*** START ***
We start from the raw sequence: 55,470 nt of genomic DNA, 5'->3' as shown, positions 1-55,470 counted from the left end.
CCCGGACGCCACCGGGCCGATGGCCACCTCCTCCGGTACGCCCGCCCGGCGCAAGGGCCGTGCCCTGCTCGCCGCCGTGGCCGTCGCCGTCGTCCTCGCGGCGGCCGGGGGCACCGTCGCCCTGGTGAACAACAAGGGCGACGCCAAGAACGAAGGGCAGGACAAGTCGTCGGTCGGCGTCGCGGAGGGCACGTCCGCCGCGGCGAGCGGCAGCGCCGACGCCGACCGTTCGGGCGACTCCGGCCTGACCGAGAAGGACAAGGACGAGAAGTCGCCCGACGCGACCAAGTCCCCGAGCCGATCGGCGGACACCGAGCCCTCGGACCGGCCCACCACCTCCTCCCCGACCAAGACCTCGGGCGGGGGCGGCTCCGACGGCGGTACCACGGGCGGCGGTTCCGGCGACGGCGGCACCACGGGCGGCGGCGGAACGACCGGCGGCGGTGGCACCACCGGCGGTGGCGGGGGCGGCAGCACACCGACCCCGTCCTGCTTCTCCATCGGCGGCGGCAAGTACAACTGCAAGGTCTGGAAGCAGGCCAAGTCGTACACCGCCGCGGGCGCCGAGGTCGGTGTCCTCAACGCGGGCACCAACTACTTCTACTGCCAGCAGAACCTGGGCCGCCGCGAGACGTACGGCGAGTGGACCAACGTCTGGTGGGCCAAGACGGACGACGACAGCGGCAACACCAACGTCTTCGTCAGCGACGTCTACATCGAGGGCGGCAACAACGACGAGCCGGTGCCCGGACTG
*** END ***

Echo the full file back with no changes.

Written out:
We start from the raw sequence: 55,470 nt of genomic DNA, 5'->3' as shown, positions 1-55,470 counted from the left end.
CCCGGACGCCACCGGGCCGATGGCCACCTCCTCCGGTACGCCCGCCCGGCGCAAGGGCCGTGCCCTGCTCGCCGCCGTGGCCGTCGCCGTCGTCCTCGCGGCGGCCGGGGGCACCGTCGCCCTGGTGAACAACAAGGGCGACGCCAAGAACGAAGGGCAGGACAAGTCGTCGGTCGGCGTCGCGGAGGGCACGTCCGCCGCGGCGAGCGGCAGCGCCGACGCCGACCGTTCGGGCGACTCCGGCCTGACCGAGAAGGACAAGGACGAGAAGTCGCCCGACGCGACCAAGTCCCCGAGCCGATCGGCGGACACCGAGCCCTCGGACCGGCCCACCACCTCCTCCCCGACCAAGACCTCGGGCGGGGGCGGCTCCGACGGCGGTACCACGGGCGGCGGTTCCGGCGACGGCGGCACCACGGGCGGCGGCGGAACGACCGGCGGCGGTGGCACCACCGGCGGTGGCGGGGGCGGCAGCACACCGACCCCGTCCTGCTTCTCCATCGGCGGCGGCAAGTACAACTGCAAGGTCTGGAAGCAGGCCAAGTCGTACACCGCCGCGGGCGCCGAGGTCGGTGTCCTCAACGCGGGCACCAACTACTTCTACTGCCAGCAGAACCTGGGCCGCCGCGAGACGTACGGCGAGTGGACCAACGTCTGGTGGGCCAAGACGGACGACGACAGCGGCAACACCAACGTCTTCGTCAGCGACGTCTACATCGAGGGCGGCAACAACGACGAGCCGGTGCCCGGACTG